On April 4, 2008, the peace sign turned 50. The peace symbol is so familiar today that it seems difficult to believe that it hasn’t always existed. But in fact it was just half a century ago that a British designer named Gerald Holtom sat down at his drawing board and invented it – and this the story of how a design of extraordinary simplicity came to be one of the most iconic images in history.
It was conceived as a visual plea to end the atomic arms race that started with the devastating attack on Hiroshima during World War II – and sadly, it’s still needed to deliver its antinuclear message to a new generation. But since it first appeared in 1958, the peace symbol has taken on a multitude of new meanings as well, and this colorful volume explores them all.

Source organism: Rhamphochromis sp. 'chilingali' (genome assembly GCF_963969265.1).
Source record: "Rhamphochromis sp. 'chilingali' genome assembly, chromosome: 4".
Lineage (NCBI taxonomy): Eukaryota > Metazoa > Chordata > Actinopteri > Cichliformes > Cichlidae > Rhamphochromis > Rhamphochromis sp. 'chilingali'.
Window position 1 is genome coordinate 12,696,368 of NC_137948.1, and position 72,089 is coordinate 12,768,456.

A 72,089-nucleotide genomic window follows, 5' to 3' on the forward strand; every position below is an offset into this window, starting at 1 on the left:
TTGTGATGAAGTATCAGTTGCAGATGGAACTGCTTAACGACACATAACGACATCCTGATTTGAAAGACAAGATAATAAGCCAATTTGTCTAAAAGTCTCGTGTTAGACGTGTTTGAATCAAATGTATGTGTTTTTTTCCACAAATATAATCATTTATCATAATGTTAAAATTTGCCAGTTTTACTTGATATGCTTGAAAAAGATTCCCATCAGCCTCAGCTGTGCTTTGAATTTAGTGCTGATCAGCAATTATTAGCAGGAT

The book takes readers on a journey through five decades as author Kolsbun presents 50 years of history in pictures and words to tell the fascinating story of mankind’s elusive pursuit of peace and the symbol that represents that quest. The book contains iconic images from Kolsbun's own collection as well as a variety of historical archives, illustrating both the symbol itself and the larger history it helped shape. Many of the photographs have seldom been seen before.
Kolsbun recounts the controversy inspired by the peace symbol, including several legal trials that challenged its very existence, and he debunks a number of incorrect theories about the sign such as its being a symbol of the devil.
Although it is a sign that baby boomers identify with, it has cross-generational appeal. "Children of today easily identify it. They may not know its original meaning, but they know it stands for good things – be nice to friends, be kind to animals, no fighting. This is a marvelous achievement for Gerald Holtom’s simple design. Peoples around the world have marched with it, worn it, displayed it during combat, held it high on banners, and been arrested in its name. Ask any man, woman or child, 'What one thing would you want more than anything else in the world?' The answer would surely be world peace," Kolsbun concludes in his epilogue.